18 Sep When he becomes the friend of Caesar, then does he cease to be restrained; Is he happy?
It is needful not to be foolish, but to learn what Socrates taught, the nature of things; and not rashly to apply general principles to particulars. For the cause of all human evils is the not being able to apply general principles to special cases.
But different people have different grounds of complaint; one, for instance, that he is sick. That is not the trouble; it is in his principles. Another, that he is poor; another, that he has a harsh father and mother; another, that he is not in the good graces of Caesar. This is nothing else but not understanding how to apply our principles.
For who has not an idea of evil, that it is hurtful; that it is to be avoided; that it is by all means to be prudently guarded against? One principle does not contradict another, except when it comes to be applied.
What, then, is this evil, –thus hurtful and to be avoided? “Not to be the friend of Caesar,” says someone. He is gone; he has failed in applying his principles; he is embarrassed; he seeks what is nothing to the purpose. For if he comes to be Caesar’s friend, he is still no nearer to what he sought. For what is it that every man seeks? To be secure, to be happy, to do what he pleases without restraint and without compulsion. When he becomes the friend of Caesar, then does he cease to be restrained; to be compelled? Is he secure? Is he happy?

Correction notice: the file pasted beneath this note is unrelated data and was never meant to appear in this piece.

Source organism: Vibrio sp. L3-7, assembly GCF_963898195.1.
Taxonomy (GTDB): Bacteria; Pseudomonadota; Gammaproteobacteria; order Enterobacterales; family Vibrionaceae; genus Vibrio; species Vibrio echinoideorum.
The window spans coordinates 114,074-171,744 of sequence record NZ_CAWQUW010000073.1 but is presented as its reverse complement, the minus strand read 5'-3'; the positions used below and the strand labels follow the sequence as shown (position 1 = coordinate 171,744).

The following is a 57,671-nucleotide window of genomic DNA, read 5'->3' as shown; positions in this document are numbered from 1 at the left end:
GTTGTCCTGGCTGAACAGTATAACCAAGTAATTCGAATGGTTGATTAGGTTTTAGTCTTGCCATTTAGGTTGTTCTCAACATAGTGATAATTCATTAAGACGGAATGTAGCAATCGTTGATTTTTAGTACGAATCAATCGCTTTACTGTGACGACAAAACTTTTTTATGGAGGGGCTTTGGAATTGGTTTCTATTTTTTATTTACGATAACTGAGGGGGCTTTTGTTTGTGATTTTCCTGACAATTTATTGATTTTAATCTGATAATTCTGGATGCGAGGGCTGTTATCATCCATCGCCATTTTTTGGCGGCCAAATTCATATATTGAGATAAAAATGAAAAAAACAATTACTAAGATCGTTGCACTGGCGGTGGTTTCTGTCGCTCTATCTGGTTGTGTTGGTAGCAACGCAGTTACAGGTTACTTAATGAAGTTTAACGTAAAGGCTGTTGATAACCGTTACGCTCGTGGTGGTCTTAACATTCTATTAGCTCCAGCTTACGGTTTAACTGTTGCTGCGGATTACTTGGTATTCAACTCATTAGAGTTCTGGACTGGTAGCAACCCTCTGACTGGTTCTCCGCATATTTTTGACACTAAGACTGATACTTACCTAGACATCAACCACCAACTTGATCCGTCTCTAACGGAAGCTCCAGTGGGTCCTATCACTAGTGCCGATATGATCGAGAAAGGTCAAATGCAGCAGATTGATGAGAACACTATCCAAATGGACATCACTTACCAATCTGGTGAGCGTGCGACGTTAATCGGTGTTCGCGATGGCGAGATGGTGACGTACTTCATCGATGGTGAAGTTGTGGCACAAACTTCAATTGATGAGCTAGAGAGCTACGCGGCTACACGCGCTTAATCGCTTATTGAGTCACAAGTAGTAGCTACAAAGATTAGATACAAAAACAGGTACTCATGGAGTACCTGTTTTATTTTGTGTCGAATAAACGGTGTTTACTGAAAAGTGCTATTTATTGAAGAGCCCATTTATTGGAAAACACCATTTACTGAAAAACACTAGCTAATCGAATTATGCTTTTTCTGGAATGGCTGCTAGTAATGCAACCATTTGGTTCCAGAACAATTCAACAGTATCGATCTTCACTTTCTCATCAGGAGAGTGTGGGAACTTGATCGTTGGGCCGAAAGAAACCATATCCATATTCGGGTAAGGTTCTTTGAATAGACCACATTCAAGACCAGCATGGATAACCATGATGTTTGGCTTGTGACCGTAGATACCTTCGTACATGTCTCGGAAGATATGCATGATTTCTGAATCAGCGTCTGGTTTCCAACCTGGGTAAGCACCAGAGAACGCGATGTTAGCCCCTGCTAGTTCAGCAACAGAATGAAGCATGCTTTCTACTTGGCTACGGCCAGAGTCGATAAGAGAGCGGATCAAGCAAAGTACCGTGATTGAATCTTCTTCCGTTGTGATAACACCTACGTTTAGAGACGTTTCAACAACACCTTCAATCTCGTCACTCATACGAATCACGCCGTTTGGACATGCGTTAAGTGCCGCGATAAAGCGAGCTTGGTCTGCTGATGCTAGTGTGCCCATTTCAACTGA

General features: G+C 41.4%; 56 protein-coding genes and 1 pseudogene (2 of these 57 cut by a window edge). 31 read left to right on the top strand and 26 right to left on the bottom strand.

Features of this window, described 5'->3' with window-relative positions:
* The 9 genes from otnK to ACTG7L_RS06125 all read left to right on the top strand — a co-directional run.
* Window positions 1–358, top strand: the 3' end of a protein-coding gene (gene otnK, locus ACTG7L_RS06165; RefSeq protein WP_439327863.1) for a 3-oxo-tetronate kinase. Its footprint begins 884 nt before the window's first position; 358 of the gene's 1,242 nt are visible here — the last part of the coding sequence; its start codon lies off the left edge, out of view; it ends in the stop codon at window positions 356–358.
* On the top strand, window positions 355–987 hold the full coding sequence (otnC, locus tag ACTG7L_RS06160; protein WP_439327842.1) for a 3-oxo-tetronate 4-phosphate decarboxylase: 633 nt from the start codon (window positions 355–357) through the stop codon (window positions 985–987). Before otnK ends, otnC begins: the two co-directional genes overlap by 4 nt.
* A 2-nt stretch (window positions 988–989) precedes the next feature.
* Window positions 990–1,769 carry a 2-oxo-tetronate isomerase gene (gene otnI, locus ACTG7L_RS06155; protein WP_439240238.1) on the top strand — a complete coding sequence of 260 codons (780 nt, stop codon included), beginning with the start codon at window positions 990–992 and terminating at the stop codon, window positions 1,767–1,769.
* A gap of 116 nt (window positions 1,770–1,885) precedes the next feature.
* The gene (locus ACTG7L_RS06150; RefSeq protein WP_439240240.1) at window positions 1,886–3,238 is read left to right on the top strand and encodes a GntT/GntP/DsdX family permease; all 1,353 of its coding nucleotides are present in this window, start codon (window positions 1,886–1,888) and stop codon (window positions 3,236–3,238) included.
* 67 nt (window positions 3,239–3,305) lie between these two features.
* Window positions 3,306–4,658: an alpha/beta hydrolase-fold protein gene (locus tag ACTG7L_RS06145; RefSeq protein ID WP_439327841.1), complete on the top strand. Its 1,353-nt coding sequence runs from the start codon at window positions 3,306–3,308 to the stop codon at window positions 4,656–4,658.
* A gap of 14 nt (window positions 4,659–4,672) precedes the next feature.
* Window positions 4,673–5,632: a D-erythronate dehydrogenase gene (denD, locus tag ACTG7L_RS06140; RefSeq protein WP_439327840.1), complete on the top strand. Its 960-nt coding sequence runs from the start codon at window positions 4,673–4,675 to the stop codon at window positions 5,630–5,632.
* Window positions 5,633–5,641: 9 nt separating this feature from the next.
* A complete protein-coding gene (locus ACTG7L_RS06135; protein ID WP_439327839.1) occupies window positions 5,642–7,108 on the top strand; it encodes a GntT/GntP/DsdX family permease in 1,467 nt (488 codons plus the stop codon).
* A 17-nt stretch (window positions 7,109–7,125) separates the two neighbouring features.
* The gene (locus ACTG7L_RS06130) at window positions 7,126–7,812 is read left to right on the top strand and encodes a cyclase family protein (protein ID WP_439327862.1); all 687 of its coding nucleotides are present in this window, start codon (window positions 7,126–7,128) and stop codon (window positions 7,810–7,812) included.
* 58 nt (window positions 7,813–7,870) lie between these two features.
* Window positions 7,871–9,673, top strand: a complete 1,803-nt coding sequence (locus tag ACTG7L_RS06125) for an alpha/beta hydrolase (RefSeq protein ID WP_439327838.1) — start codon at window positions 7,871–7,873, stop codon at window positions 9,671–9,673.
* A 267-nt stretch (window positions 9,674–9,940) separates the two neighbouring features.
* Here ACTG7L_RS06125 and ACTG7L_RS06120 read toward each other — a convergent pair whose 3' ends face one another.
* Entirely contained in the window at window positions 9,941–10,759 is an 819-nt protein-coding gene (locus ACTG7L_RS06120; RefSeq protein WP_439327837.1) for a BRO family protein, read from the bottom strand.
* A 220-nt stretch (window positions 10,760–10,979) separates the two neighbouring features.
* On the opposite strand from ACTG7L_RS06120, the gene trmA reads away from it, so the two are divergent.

Whom shall we ask? Whom can we better credit than this very man who has been his friend? Come forth and tell us whether you sleep more quietly now than before you were the friend of Caesar. You presently hear him cry, “Leave off, for Heaven’s sake! and do not insult me. You know not the miseries I suffer; there is no sleep for me; but one comes and says that Caesar is already awake; another, that he is just going out. Then follow perturbations, then cares.” Well, and when did you use to sup the more pleasantly,- formerly, or now? Hear what he says about this too. When he is not invited, he is distracted; and if he is, he sups like a slave with his master, solicitous all the while not to say or do anything foolish. And what think you? Is he afraid of being whipped like a slave? No such easy penalty. No; but rather, as becomes so great a man, Caesar’s friend, of losing his head. And when did you bathe the more quietly; when did you perform your exercises the more at your leisure; in short, which life would you rather wish to live, -your present, or the former? I could swear there is no one so stupid and insensible as not to deplore his miseries, in proportion as he is the more the friend of Caesar.
Epictetus, Discourses, About Freedom.